But as you can see above during construction, the red is incredibly stark against all that neutral. To me, it made the design look off balance. That’s where the buttons come in! By putting a row of red buttons above the zipper, it balances out the red prairie points and mutes their visual aggressiveness somewhat. And, as a bonus, the buttons add to the sewing theme!

Sometimes color choices make practical sense too. The pattern called for the strap to be the same color as the prairie points but I thought that would be too bold. The best alternative was to use the black ruler fabric, as it is the least likely of the fabrics that I was using to show dirt from while I was handling it.

Even the zipper color choices can make a night and day difference. I really could have used black or natural for either of the zippers. I could have positioned them so the zipper contrasted with the surrounding background, or so that the zipper blended with the background. But I’m well aware that sewing zippers isn’t my most proficient sewing skill. By choosing zipper colors that blend with the fabric around the zipper, I provided a bit of camouflage for any wonky sewing of the zippers. Choosing a contrasting color for the zippers would have the opposite effect: highlighting any errors on the zipper.

One thing that I made sure to avoid on a project like this that had tons of straight seams? Fabric that had stripes or other straight lines in the pattern (such as dots arranged in neat lines) was a no-no. Straight lines in the fabric would only highlight any errors in getting my pieces cut square or sewn straight. The ruler fabric does have straight lines but they are somewhat rough and not continuous so the pattern was workable.

Since the project is mostly just straight seams, sewing the zippers are the most challenging parts of making this tote. While I admit that zippers aren’t my best talent, I do have one secret weapon:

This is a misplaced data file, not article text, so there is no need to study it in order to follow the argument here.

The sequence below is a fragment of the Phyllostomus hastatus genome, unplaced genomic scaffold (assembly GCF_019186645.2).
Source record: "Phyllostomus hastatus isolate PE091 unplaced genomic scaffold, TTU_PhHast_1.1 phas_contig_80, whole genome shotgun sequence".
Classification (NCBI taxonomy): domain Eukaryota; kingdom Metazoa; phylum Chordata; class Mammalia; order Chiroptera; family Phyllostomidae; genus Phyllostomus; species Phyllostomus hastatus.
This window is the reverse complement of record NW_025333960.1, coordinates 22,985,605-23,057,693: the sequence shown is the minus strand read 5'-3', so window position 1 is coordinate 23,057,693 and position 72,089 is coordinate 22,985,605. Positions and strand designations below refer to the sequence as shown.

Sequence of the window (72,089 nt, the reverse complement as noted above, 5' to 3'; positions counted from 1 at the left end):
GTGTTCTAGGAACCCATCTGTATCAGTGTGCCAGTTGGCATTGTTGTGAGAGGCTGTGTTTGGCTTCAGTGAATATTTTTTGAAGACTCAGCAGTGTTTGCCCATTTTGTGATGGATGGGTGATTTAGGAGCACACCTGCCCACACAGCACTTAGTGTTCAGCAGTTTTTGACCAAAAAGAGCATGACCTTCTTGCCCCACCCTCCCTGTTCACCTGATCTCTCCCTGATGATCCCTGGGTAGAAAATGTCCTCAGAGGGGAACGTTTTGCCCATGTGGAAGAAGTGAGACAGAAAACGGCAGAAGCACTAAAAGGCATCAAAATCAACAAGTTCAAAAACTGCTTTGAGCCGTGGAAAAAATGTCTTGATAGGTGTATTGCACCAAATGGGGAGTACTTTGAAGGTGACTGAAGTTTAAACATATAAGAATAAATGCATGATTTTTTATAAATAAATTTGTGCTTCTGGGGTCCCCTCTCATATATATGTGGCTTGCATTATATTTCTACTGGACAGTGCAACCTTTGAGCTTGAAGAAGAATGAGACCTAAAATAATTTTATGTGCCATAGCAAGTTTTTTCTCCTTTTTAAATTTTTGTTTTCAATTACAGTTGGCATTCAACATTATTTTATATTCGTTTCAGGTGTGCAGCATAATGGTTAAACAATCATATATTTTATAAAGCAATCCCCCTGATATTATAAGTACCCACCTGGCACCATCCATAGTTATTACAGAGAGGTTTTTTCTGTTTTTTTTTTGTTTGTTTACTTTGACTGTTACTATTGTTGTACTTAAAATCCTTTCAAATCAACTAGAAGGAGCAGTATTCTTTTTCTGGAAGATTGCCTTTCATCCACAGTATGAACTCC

Zipper Foot

This is the zipper foot on my sewing machine. While it is possible to sew zippers without them, the zipper foot makes it infinitely easier. Having the right tools is often half the battle in producing a quality result. If you are going to sew a zipper, I highly recommend that you invest a few dollars in a zipper foot for your machine. You won’t regret it!

Now, to the blog hop…

Did I mention there are fabulous prizes?


We are having a giveaway of over $600 in craft supplies to help you make this holiday handmade! Enter to win using the widget below:

a Rafflecopter giveaway

Many thanks to all of the sponsors of the hop and giveaway!


HANDMADE HOLIDAYS SPONSORSThanks for stopping by, and make sure to use the widget below to visit the other hop participants!



Make a Headband with Buttons & Ribbon

So, what can you do with some button basics and a pretty piece of ribbon?

buttons and ribbonAdd a plain satin headband to the mix and you can make a headband that is fabulously perfect just for the young style diva in your life!

Button Headband headshot

Making this headband is easy! Here’s what you need:

  • Satin Headband
  • Satin Ribbon
  • Buttons Galore Button Basics in Blush (available at AC Moore)
  • Embroidery Floss & Needle
  • Aleene’s Fabric Fusion glue
  • Hot Glue Gun

Headband close-upInstructions:

1. Glue ribbon to satin headband, turning under raw ends to finish them before gluing. If your ribbon is very thin or sheer, attach using dots of glue in locations that will have buttons over them, so the glue won’t show.

2. Thread buttons with floss and tie off to finish them.

3. Hot glue buttons to headband on top of ribbon.

That’s all it takes to get a beautiful custom accessory!

headband display

This headband is easy to make for any occasion or season – just switch up the color scheme and you have an instant accessory for Christmas, Halloween, or even school spirit! What occasion will you make a headband for?


Little Pink Ribbon Pins

October is the month that we as women remind each other that we love, care and honor ourselves.   The sisterhood of women strengthens this month as we stand together to bring awareness to breast cancer and what it means in our lives.  I don’t think there is a life untouched by breast cancer.  This little ribbon is a crafty project that you can make and wear to participate in not only the awareness aspect but also the celebration of the sisterhood of women.  I glued it together with Aleene’s Max Tacky Adhesive.  I used pink buttons of course.  I attached it to a pillow for the Hands-on-Heart pillow drive.